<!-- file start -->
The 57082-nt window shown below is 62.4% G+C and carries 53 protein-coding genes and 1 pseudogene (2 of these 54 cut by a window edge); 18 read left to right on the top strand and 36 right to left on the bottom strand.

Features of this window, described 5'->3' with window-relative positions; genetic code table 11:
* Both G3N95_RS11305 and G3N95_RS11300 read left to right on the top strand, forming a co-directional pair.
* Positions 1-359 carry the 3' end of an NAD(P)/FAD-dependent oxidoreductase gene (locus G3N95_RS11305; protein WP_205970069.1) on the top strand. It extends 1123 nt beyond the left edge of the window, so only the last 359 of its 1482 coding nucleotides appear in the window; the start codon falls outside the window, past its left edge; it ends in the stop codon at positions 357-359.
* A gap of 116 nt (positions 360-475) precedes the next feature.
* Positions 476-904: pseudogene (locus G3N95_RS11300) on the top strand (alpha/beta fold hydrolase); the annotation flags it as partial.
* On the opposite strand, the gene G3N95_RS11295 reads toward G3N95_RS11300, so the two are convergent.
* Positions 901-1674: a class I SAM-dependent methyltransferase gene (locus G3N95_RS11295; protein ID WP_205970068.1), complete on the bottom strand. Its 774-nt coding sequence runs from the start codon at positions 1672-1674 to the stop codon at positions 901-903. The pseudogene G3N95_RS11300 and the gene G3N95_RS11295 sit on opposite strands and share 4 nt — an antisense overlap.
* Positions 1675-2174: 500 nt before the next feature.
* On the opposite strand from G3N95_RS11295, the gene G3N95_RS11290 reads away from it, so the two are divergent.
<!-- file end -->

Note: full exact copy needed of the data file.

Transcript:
The 57082-nt window shown below is 62.4% G+C and carries 53 protein-coding genes and 1 pseudogene (2 of these 54 cut by a window edge); 18 read left to right on the top strand and 36 right to left on the bottom strand.

Features of this window, described 5'->3' with window-relative positions; genetic code table 11:
* Both G3N95_RS11305 and G3N95_RS11300 read left to right on the top strand, forming a co-directional pair.
* Positions 1-359 carry the 3' end of an NAD(P)/FAD-dependent oxidoreductase gene (locus G3N95_RS11305; protein WP_205970069.1) on the top strand. It extends 1123 nt beyond the left edge of the window, so only the last 359 of its 1482 coding nucleotides appear in the window; the start codon falls outside the window, past its left edge; it ends in the stop codon at positions 357-359.
* A gap of 116 nt (positions 360-475) precedes the next feature.
* Positions 476-904: pseudogene (locus G3N95_RS11300) on the top strand (alpha/beta fold hydrolase); the annotation flags it as partial.
* On the opposite strand, the gene G3N95_RS11295 reads toward G3N95_RS11300, so the two are convergent.
* Positions 901-1674: a class I SAM-dependent methyltransferase gene (locus G3N95_RS11295; protein ID WP_205970068.1), complete on the bottom strand. Its 774-nt coding sequence runs from the start codon at positions 1672-1674 to the stop codon at positions 901-903. The pseudogene G3N95_RS11300 and the gene G3N95_RS11295 sit on opposite strands and share 4 nt — an antisense overlap.
* Positions 1675-2174: 500 nt before the next feature.
* On the opposite strand from G3N95_RS11295, the gene G3N95_RS11290 reads away from it, so the two are divergent.